1.The handwritten ‘taxonomical’ archive
Many of the first photographic registers of the daily life and street types as well as of slaves and native populations in Brazil were made by foreigners, notably Albert Frisch, the first to enter the Amazon forest in 1867 with a camera, and Albert Henschel, famous for his portraits, usually in the carte de visite format, taken of the nobility, of rich tradesmen and of black people, either slaves or free, in a pre-abolitionism period.
most of the prints were given a short description, often hand written by the author. These inscriptions are a sort of taxonomical procedure, in which the subject is labeled according to his or her ethnical group, origin, occupation, etc.
In the description we read: Black female slave. Bahia; GERMAN PHOTOGRAPHY Alberto Henschel & Co. (…) THE PLATES WILL BE PRESERVED FOR REPRODUCTIONS; (…) Black- types; female slave partially born in Africa.
The plates were actually preserved and reproduced, not only in the form of physical prints exhibited worldwide until today but also as digital high-resolution files available online. The digitalisation of these plates have not only allowed an unforeseen circulation of their content but has also enabled us to zoom in and see details, gazes, extras, that the photographers themselves presumably weren’t able to see at the moment they shot the image.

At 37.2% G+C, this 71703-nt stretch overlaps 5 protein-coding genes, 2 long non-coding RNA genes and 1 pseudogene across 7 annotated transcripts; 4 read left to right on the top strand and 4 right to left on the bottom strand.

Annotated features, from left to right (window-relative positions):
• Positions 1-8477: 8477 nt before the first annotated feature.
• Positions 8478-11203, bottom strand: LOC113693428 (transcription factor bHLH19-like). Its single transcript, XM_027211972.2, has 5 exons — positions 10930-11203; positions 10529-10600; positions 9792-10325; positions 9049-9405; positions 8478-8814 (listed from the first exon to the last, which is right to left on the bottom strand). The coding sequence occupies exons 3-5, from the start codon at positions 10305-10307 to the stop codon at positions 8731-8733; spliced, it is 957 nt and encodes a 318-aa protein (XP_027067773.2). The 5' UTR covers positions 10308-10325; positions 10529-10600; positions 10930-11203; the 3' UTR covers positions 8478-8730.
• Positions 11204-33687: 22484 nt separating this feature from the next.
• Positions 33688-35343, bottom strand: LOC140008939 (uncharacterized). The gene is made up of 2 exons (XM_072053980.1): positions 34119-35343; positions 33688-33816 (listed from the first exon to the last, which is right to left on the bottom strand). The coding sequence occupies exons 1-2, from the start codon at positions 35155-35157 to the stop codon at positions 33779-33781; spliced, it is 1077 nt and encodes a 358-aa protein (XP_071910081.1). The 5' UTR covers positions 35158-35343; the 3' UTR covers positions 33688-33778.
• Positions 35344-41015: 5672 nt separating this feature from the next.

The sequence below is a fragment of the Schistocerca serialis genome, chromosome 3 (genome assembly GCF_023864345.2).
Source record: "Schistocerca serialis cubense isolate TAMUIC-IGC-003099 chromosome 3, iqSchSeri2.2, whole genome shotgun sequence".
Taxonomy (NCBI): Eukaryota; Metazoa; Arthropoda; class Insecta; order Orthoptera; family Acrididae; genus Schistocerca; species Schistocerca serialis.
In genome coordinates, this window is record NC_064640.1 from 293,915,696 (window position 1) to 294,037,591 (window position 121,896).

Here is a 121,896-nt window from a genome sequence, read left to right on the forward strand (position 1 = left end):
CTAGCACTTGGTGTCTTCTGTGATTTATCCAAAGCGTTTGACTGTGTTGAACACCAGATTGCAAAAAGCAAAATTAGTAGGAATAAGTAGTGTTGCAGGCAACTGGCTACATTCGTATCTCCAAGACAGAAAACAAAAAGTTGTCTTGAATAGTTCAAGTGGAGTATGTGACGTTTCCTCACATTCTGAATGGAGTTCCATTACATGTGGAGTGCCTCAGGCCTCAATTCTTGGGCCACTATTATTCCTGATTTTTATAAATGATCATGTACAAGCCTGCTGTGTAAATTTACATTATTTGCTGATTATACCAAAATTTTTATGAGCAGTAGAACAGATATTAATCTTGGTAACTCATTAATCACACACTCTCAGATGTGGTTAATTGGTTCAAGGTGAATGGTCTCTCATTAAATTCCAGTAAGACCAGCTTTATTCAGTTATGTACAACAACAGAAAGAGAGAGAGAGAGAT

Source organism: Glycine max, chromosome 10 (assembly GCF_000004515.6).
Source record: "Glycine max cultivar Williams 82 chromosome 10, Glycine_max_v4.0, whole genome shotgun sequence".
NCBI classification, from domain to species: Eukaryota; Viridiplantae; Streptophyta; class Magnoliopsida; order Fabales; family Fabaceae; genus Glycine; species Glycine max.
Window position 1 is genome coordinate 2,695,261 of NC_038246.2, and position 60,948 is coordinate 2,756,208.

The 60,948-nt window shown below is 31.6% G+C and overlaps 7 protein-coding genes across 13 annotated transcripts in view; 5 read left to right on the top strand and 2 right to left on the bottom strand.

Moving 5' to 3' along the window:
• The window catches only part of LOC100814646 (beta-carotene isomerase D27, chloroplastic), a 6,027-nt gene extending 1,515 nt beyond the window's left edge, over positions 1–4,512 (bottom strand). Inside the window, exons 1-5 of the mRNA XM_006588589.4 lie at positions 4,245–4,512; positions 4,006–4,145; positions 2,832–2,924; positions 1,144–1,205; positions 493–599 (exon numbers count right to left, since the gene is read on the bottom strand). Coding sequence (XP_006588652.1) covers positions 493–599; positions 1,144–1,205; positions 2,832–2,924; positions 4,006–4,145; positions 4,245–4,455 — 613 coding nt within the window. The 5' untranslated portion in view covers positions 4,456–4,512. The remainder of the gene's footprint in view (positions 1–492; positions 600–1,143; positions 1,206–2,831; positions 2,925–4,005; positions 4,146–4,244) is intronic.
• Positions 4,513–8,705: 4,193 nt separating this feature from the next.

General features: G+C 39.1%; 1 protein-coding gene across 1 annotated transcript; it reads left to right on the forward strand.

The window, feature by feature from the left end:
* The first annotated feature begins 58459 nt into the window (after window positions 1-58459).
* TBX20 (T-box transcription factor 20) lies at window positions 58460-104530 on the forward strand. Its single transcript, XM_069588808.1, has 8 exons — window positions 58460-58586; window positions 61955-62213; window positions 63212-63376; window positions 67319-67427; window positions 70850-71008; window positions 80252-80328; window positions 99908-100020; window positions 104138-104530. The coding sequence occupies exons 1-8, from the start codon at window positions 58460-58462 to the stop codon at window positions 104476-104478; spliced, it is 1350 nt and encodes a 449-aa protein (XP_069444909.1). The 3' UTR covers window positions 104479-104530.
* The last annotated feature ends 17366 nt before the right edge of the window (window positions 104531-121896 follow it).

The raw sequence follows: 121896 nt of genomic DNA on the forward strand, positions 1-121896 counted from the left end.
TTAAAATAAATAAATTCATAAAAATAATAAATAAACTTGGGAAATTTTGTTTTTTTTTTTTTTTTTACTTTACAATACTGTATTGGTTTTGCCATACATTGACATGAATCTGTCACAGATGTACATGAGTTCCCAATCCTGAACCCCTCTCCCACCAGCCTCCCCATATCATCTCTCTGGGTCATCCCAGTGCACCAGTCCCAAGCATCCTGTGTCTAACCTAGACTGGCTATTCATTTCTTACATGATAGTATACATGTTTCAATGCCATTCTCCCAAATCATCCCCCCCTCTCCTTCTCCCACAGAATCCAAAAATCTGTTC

2. From the analog archive into the ‘thesaurus era’
If you’re willing to find what you want, the online search engines are demanding.
Title, year, author, type, description, language, keywords, tags, etc. leads to a result.
A vague one. Or a specific one.
Search for “refugee portrait reuters”.
Choose an image.
Save image as.
It has a given name:
It is a .jpg.
Copy the cutline: Refugees from South Sudan look at a photo montage depicting the conflict in their country on a calendar at the Kyangwali refugee settlement in Hoima district in Uganda [Thomas Mukoya/[Reuters]. Now replace the given name for the cutline. It became a document.
The Name modifies the Kind. The Size remains the same, but whereas the image has a dimension, the document doesn’t. The inscription procedure used by the late XIXth century photographers was adopted by photojournalists since the term was coined. And today it defines the result of your search.
The project intends to make a comparison on how displaced populations are represented throughout the history of photography, from the first ethnographic registers made by europeans of natives and slaves in the early 20th century to today’s images of refugees worldwide.
I would like to discuss the roll of the text (or description, or cutline) accompanying the images of forcedly displaced individuals, which prejudices and racial biases are involved in this “taxonomical” process, and how these images are classified, sorted and archived.
Using different techniques, from early albumin prints (the technique mostly used in photography’s earliest days to portrait slaves and natives) to acrylic glass prints, I’ve tried to give the digital images of displaced populations in the 21st century available online a physical materiality as a form to preserve them as objects which can be reproduced in a distant future, embodying a sort of ‘immortality’ particular of these analog techniques and giving the pixelated .jpgs an afterlife beyond their digital ephemerality.